Marine Biologists Agree There’s Just No Way To Know How Many Dolphins You’re Looking At

Pictured: Between 0-1000 dolphins.
Pictured: Between 0-1000 dolphins.

After conducting numerous and extensive studies, marine biologists have concluded that every time you look at the ocean, “there’s just no feasible way to know how many dolphins you’re technically looking at.”

Richard Davis from the University of California San Diego explained that this is an issue that’s been plaguing scientists in the marine community for years.

“Let’s say you’re looking out at the San Diego bay,” explained Davis. “There could be ten dolphins in there. There could be 17. Maybe there’s just one lonely dolphin. We have a hunch that most people are vastly underestimating how many dolphins they’ve actually seen in their life, but we just can’t prove it.”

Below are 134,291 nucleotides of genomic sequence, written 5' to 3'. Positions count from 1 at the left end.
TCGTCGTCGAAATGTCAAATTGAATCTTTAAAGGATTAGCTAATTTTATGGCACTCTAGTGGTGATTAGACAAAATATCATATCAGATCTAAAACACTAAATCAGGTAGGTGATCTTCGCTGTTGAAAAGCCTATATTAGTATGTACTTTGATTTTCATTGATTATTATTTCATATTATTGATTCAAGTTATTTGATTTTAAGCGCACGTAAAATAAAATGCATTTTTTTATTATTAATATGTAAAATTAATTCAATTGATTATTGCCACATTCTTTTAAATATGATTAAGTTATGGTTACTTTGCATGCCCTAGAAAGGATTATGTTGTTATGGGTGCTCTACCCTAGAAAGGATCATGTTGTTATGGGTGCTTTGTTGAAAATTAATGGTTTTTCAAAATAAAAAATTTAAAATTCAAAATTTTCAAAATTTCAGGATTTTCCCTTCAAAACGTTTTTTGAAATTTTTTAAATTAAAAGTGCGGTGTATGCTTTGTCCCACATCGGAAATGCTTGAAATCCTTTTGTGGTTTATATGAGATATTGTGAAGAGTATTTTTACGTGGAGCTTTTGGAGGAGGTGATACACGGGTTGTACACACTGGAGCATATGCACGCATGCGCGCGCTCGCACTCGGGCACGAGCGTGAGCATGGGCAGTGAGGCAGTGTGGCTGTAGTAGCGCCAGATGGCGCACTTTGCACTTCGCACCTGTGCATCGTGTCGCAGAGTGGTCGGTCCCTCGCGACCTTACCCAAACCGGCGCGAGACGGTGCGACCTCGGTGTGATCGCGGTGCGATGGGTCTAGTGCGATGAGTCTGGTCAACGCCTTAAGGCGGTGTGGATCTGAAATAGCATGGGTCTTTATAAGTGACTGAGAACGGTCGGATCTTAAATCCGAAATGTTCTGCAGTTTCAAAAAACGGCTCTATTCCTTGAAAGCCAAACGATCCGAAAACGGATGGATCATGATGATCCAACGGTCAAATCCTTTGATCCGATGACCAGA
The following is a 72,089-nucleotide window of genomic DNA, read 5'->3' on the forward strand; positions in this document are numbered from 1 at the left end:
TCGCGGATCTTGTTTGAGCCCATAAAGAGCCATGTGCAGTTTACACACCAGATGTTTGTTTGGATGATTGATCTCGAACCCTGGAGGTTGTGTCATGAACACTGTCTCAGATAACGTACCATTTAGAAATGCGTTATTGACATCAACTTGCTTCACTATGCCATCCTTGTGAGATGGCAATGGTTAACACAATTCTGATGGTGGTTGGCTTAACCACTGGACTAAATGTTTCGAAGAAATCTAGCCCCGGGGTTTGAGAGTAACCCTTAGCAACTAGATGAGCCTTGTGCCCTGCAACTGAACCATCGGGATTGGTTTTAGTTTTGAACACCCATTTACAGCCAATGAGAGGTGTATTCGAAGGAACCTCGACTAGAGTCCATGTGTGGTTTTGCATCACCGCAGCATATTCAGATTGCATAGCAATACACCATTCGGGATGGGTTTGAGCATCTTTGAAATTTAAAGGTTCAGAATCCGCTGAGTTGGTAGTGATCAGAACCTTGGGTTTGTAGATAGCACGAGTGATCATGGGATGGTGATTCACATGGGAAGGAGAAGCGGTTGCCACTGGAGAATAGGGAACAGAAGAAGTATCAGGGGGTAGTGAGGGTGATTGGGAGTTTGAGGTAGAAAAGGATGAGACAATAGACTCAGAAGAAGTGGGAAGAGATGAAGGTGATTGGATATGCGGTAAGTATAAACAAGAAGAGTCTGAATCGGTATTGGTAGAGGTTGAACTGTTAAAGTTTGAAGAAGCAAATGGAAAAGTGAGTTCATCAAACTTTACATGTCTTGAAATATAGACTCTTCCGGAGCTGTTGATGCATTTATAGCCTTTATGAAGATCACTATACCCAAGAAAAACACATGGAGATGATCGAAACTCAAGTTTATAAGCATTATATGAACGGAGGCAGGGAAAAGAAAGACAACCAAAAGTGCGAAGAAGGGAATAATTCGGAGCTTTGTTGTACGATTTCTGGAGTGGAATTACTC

“We’ve tried using countless different algorithms and mathematical models to figure this out,” Davis continued. “We even attempted using sonar technology to locate the dolphins, but it turns out they’re just too darn slippery, and we think the sound just slid right off.”

After constant failed attempts Davis told reporters that they “eventually just had to accept the fact that maybe we’ll never be able to put a number on the dolphins.”

Davis added that, despite their lack of definitive results, there were points in the investigation in which researchers felt they were on the edge of breakthrough. “At one point, we were almost certain we found a way to quantify the animals,” said Davis, “then we realized we had just kept confusing small waves with jumping dolphins.”

Although the outcome of the research is disappointing, Davis stated that the public shouldn’t give up all hope as “maybe in the future we can try again with porpoises or something.”

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